Close Menu
Stephens | Domnitz | Meineke PLLC
Follow Us:
  • Facebook
  • LinkedIn
Get In Touch Today! 832-706-0244

Estate Planning Newsletter

  • Durable Powers of Attorney
    If you become incapacitated, who is supposed to make decisions for you about the management of your property or your health care? A durable power of attorney allows someone you designate to act on your behalf. It is usually included as... Read more.
  • The Executor or Administrator of a Will
    When a person dies, a personal representative must be appointed to manage and distribute the decedent’s estate. Types of Personal Representatives A personal representative is any of the following:... Read more.
  • Overseas or Foreign Asset Protection Trusts
    In today’s litigious society more individuals are inquiring about asset protection planning, especially those individuals with a high risk of potential exposure to liability, such as business owners, doctors, or those involved in... Read more.
  • Estate and Income Tax Treatment of Contaminated Property
    The Comprehensive Environmental Response, Compensation and Liability Act of 1980 (CERCLA) imposes liability for the investigation and cleanup of contaminated real property without regard to whether the landowner created or allowed the... Read more.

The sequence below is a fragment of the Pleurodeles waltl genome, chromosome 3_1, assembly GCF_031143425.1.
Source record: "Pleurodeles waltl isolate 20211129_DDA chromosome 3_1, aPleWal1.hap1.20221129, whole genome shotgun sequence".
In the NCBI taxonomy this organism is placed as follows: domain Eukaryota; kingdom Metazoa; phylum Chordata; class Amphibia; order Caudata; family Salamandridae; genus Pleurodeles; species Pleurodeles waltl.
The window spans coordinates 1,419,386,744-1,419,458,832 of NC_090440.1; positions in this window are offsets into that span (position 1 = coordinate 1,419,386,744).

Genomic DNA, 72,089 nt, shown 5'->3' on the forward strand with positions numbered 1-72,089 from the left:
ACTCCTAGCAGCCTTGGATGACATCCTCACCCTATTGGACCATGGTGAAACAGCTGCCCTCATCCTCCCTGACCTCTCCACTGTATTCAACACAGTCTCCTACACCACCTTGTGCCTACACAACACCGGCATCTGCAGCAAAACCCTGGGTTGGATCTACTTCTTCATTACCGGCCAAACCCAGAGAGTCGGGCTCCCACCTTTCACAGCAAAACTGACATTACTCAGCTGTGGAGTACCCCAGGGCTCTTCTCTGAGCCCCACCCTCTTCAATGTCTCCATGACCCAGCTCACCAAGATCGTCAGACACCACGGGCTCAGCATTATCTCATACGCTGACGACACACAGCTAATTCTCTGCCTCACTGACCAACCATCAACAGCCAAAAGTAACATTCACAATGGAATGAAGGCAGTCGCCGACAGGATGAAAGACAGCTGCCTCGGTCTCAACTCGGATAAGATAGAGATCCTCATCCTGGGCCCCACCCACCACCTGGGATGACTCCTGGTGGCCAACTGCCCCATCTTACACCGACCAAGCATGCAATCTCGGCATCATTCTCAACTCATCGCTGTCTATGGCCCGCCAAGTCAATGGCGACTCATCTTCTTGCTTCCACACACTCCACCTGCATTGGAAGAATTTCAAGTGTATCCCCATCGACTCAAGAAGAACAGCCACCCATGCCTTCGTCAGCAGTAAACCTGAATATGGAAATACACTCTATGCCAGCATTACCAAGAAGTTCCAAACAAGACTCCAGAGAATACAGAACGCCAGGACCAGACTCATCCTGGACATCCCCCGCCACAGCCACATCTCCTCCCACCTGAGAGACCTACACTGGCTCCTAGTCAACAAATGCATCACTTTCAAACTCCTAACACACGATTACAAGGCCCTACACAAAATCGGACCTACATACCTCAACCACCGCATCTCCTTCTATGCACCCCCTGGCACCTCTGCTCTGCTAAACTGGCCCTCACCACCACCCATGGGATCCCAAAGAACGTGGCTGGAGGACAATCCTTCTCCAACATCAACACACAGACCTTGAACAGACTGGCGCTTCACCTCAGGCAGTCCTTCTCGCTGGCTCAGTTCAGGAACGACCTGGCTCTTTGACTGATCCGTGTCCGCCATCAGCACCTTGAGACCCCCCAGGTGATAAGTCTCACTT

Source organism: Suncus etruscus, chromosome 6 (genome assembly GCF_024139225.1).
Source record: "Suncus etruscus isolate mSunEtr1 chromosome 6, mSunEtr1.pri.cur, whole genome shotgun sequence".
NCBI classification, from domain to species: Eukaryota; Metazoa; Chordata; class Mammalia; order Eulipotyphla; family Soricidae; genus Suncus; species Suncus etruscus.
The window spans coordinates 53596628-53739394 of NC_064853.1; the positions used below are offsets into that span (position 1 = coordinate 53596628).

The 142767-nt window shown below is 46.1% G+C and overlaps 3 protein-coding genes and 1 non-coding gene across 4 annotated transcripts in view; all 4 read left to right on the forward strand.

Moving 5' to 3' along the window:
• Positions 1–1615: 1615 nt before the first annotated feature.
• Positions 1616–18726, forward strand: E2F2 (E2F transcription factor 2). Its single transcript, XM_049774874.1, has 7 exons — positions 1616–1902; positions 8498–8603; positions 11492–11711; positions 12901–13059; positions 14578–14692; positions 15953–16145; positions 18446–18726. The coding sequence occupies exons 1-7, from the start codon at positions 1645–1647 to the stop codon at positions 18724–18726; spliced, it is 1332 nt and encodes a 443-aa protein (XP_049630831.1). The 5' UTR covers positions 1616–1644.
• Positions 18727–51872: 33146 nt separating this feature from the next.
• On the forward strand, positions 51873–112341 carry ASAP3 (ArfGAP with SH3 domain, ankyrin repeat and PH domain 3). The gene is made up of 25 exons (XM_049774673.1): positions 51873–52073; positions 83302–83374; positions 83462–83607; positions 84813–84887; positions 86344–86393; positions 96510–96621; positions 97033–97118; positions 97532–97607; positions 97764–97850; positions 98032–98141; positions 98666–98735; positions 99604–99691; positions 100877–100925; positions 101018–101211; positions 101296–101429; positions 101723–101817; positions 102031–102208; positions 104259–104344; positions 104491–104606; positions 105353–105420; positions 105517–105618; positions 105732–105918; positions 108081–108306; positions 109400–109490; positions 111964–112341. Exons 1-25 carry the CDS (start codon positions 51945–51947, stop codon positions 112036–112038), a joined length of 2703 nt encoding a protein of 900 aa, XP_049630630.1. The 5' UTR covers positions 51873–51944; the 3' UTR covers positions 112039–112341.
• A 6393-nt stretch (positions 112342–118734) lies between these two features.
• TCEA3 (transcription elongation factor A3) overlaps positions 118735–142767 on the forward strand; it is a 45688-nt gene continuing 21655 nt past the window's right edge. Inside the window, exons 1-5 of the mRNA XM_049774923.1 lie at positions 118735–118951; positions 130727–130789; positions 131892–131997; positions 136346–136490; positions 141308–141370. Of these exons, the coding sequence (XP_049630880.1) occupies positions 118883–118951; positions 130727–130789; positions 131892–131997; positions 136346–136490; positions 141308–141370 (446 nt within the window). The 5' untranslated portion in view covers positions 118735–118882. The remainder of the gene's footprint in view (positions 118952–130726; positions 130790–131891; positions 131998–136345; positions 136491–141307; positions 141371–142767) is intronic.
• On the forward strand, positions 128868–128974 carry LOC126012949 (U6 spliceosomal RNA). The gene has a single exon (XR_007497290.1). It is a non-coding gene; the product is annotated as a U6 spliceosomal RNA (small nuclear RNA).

Estate Planning News Links

Homicide & Estate Planning

If a person murders a relative, is he/she entitled to receive any of the victim’s property? In most cases, the answer would be “no.” Usually, a convicted killer cannot inherit a victim’s property, even if he/she is a rightful heir or a named beneficiary.

Required Characteristics

To lose all rights to the dead relative’s property, the criminal court will need to find that a killer:

  • Intentionally and feloniously killed the person
  • Was legally sane at the time of the murder

Even if a person is not convicted of murder in criminal court, he/she may still lose rights to the dead person’s property if the probate court finds that he/she is responsible for the person’s death.

Forfeited Rights

Once the above are established, then the killer is treated as having “predeceased” the murdered person. This means that any rights the killer once had to the decedent’s estate are passed to whomever is next in line to inherit or manage the estate (as if the killer never existed as an heir).

The killer will therefore lose all rights to his/her share of the following:

  • Separate, joint, or quasi-community property
  • Bond or life insurance benefits
  • Any nomination as executor, trustee, guardian, or conservator in the decedent’s will or trust

Other Forfeiture

If the killer pleads guilty to involuntary manslaughter (instead of being found guilty of murder), he/she may not be viewed as being innocent and may still lose all rights to the decedent’s property.

Share This Page:
Facebook Twitter LinkedIn
Contact Form Tab